Each of us has an emotional grouping which is our “go to” set of feelings. Mine are in the fear category. Do you know where you typically head? Are you more likely to get scared, sad or mad?

WHICHEVER grouping shows, as for example my fear would show, what supports that fear are the other two groupings of feelings. The fear is what I express and the sadness and anger are what I repress.

This is an absolute in psychology. One of the few absolutes. What shows is like the tip of an iceberg. MOST of the negative emotions inside our bodies are repressed. The repressed emotions are those which harm us. (What doesn’t come out straight comes out crooked.)

If I see an anxious (fearful) person in front of me, I am going to ask them what they’re sad about and what they’re angry about. We always need to chip away at the repressed emotions to clear the road for healing.

So, if, when you speak to a colleague or friend about the possibility of vicarious trauma, they get angry with you, you have just learned that they are fearful (probably partially because they don’t understand why they’re feeling so different and so badly) and sad (because they don’t want to be feeling so tired and miserable.) This is a lot like the kid who has undiagnosed dyslexia and throws the book across the room because he can’t read it. He is going to lash out in anger rather than admit he can’t read. Because he won’t admit he can’t read, we think we have a behavior problem and we isolate him in a class of behaviorally challenged kids – probably most of whom can’t read or focus – and that is that for their learning opportunities! ANGER is always the emotional response of someone whose control has been taken from them, by a trauma, or bad eyesight, or dyslexia, or fighting parents, or abusive caretakers. We humans don’t get angry for no reason. But if shame, guilt, embarrassment, sadness, or fear are our other choices . . . bring on the anger – it’s the shield we put on to try to protect ourselves from being vulnerable. Unfortunately, until we are willing to be vulnerable, no one can help us because no one knows we’re hurting. Our anger just pushes them away and leaves us alone in our misery.

 

Write down what you would want someone to say to you right now if they were to ask you if you are suffering from vicarious trauma. What would you want them to know, understand, share, give?

Remember this: If the person who is coming to you to ask you if you are suffering turns the conversation back to himself, you will most likely shut down. If the person who comes to you to ask if you are suffering takes personally the things you say and is offended by your honesty, you will most likely shut down. WHEN you go to someone to help them with vicarious trauma, LEAVE YOUR EGO HOME.

 

 

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Myers/Briggs Personality Inventory available free on-line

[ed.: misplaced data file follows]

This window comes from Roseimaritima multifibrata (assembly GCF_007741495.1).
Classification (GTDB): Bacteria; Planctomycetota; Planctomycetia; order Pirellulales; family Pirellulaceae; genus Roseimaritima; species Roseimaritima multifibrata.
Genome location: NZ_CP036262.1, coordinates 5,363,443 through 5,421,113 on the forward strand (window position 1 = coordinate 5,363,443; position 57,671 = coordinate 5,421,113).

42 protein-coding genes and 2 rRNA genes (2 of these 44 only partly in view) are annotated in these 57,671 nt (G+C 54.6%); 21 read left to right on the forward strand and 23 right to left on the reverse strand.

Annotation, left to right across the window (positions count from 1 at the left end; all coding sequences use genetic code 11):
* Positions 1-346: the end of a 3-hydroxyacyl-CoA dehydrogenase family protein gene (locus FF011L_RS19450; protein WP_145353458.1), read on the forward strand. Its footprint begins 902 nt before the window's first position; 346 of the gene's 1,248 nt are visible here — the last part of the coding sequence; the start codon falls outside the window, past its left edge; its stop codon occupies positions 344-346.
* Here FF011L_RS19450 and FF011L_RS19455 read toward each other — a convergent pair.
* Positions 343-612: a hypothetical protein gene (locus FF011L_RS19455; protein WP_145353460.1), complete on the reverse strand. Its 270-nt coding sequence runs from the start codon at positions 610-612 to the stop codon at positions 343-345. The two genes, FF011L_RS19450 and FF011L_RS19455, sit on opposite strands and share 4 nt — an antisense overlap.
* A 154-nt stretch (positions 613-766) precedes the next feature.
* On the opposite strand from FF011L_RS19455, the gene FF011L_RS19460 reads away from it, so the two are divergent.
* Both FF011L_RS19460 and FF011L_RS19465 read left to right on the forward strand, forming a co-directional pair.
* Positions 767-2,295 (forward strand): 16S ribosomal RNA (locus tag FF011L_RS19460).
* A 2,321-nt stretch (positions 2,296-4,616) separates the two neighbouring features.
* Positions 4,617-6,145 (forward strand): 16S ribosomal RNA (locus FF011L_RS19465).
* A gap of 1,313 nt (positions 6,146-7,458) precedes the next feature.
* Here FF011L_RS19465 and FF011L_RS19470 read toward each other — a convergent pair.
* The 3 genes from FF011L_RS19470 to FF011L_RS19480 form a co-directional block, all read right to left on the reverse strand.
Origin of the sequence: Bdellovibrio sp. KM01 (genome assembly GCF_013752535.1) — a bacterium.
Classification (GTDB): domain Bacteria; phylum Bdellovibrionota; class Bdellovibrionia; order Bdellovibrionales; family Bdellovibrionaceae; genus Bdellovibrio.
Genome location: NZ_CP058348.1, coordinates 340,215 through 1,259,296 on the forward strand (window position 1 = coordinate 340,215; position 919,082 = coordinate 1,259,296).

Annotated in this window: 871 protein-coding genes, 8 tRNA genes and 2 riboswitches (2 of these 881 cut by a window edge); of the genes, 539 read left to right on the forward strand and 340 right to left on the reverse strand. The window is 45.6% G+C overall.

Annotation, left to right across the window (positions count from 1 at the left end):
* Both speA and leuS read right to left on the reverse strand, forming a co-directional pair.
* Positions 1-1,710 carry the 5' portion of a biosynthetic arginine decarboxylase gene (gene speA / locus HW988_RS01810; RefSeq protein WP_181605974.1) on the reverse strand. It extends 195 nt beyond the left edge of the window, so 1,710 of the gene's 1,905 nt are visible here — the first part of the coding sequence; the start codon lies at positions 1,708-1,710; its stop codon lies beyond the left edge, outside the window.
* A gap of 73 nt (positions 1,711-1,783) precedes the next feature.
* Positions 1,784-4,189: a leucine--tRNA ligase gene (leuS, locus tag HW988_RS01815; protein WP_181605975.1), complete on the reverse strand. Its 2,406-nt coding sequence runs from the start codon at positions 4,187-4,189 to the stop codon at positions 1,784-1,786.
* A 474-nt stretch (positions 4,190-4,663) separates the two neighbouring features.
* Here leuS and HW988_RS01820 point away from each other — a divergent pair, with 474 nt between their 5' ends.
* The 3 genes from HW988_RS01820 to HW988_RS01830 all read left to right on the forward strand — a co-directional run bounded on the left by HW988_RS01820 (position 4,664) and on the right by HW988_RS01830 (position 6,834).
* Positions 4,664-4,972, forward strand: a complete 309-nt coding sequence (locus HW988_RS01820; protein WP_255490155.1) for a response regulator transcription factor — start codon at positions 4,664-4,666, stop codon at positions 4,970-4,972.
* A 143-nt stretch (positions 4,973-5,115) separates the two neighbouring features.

I like the test offered by HumanMetrics – it gives personality type letters and numbers indicating the strength of each preference. The Myers-Briggs helps us understand “how we’re wired.” Preferences (as they’re called) rarely change very much during a lifetime. From my observations as a mom, I can tell you that my oldest son, a “J,” has been lining up cars, glasses, baseball cards, etc. his whole life. My middle son, a “P,” is the one who’s impetuosity landed him in hot water from age two until his mid-thirties, when he learned to temper his “leap before you look” nature. This is fascinating stuff and a wealth of self-knowledge. Please Understand Me by David Kiersey is a great resource.

The Enneagram has a more spiritual component in addition to the psychological/emotional information. It comes from ancient traditions in many different cultures and is much more complex than the Myers/Briggs. It requires some serious study but is invaluable when you reach the level of self-observation where you are ready for shadow work and some serious refinement of the rough edges. Richard Rohr is the co-author of The Enneagram: A Christian Perspective.

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Thich Nhat Hanh and Pema Chodron lead the list of wonderful writers who help us take a half a step outside our own egos so we can start observing ourselves. They are both Buddhist writers.

Tom Shadyac (the famous comedy director): Life’s Operating Manual

Michael Singer: the untethered soul

Thomas Keating’s boat exercise – Trappist monk, Thomas Keating has many practical suggestions for centering prayer which is another avenue out of the confines of our egos and thoughts. Father Keating suggests we sit by an imaginary river and every time we have a thought, we put it in a little boat and send it off down stream. Don’t get angry for thinking. Don’t judge what you’re thinking. Just let the thoughts float away. In this manner we empty our minds and bring ourselves peace.

Learning to honestly see and observe ourselves is the way in which we self-edit in a healthy way. We all grow to adulthood with biases and filters. Once we become aware of them, we can control which we choose to keep and which we choose to leave behind. Until we can consciously control them, however, they unconsciously control us.

 

What do you know about yourself?

 

Who are you?

 

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Physical: Sit down and Get Moving

Sit Down: Rest, Breathe, Take Breaks

Get Moving: Exercise, Clean, Walk, Garden.  Dale’s suggestion: Reclaim a part of you that mattered or helped you feel alive BEFORE the trauma – for her it was going back to swimming which she had done in college. (“Innocence”)

Intellectual: Reading and Writing (not so much Arithmetic)

Read: Novels and Fiction for the escape